The type of saturated fats we consume can put us at risk of a heart attack, according to a new study suggesting that eating plant-based proteins can decrease chances of the disease instead.
The study showed that people whose diets contain relatively little palmitic and stearic acid — saturated fats composed of 16 or more carbon atoms (longer-chain saturated fats) that are typically found in meats can affect our risk of a myocardial infarction or heart attack.
Moreover, individuals who eat more saturated fats with 14 or fewer carbon atoms (shorter-chain saturated fats) that are typically found in dairy products have lower risk of heart attacks.
“Our analysis of the diets of large groups of individuals in two countries over time shows that the type of saturated fats we consume could affect our cardiovascular heath,” explained lead author Ivonne Sluijs, postdoctoral student at the Utrecht University in the Netherlands.
For the study data from approximately 75,000 people were analysed by the team among which nearly 3,500 people experienced heart attack.
“We found that eating relatively little of the longer chained saturated fatty acids and consuming plant-based proteins instead was associated with a lowered risk. Substitution of those saturated fats with other energy sources such as carbohydrates did not affect the risk to develop myocardial infarction,” said Sluijs.
Although diets vary by nationality and other factors, the most frequently consumed saturated fat is palmitic acid, with 16 carbon atoms, followed by stearic acid, with 18 carbon atoms, both of which are found in meat products, as per the study published in the International Journal of Cardiology.
Shifts in fat intake should align with the recommended healthy dietary patterns, which emphasise limited intakes of red and processed meat and added sugars, lower salt intake, replacement of refined grains with whole grains, and higher consumption of fruits and vegetables, the team suggested.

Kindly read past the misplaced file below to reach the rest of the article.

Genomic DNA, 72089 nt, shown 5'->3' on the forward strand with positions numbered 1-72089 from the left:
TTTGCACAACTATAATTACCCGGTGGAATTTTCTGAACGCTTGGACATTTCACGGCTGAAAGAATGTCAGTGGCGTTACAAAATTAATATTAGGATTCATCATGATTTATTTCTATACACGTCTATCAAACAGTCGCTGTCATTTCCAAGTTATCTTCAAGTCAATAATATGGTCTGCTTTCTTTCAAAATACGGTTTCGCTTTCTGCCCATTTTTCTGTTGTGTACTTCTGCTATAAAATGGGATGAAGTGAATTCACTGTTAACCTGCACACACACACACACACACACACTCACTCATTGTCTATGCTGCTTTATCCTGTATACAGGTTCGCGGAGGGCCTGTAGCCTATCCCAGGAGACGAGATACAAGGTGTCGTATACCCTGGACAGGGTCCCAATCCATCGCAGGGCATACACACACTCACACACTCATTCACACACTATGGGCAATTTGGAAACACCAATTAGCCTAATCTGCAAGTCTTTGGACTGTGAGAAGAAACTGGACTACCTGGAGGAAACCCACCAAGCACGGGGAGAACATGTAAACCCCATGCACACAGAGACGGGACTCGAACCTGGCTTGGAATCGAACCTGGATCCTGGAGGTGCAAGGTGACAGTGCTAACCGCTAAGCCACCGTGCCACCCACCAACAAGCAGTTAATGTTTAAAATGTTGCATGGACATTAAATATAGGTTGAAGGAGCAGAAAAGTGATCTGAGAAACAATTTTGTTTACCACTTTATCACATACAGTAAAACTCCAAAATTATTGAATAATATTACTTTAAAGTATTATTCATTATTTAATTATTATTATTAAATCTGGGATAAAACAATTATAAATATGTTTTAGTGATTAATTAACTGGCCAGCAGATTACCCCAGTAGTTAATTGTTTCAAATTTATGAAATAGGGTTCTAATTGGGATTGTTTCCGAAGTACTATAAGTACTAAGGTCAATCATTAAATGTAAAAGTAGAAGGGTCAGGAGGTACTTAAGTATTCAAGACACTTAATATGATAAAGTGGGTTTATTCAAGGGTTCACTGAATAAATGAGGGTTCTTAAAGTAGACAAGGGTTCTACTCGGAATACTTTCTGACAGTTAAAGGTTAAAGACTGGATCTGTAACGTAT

No guarantee any Covid vaccine in development will work: WHO Chief
World Health Organisation (WHO) chief Tedros Adhanom Ghebreyesus has said that the top health organisation has no guarantee whether any single Covid-19 vaccine now in development will work.
While addressing a virtual press conference, the WHO chief said: “We have no guarantee that any single vaccine now in development will work.”
“The more candidates we test, the higher the chance we will have of a safe and efficacious vaccine,” he added.
According to the WHO, almost 200 vaccines for Covid-19 are currently in clinical and pre-clinical testing.
“The history of vaccine development tells us that some will fail, and some will succeed,” Ghebreyesus said.
Also, the WHO, in collaboration with global vaccine alliance group Gavi and the Coalition for Epidemic Preparedness Innovations (CEPI), has launched a scheme COVAX.
The aim of the collaboration is to accelerate the development of Covid-19 vaccines and enable equitable access for every country in the world.
The COVAX Facility enables governments to spread the risk of vaccine development and ensure their populations can have early access to effective vaccines.
Even more importantly, the COVAX Facility is the mechanism that will enable a globally-coordinated rollout for the greatest possible impact.
The facility will help to bring the pandemic under control, save lives, accelerate economic recovery and ensure that the race for vaccines is a collaboration, not a contest, according to the WHO chief.
“The fastest route to ending the pandemic and accelerating the global economic recovery is to ensure some people are vaccinated in all countries, not all people in some countries,” he noted.
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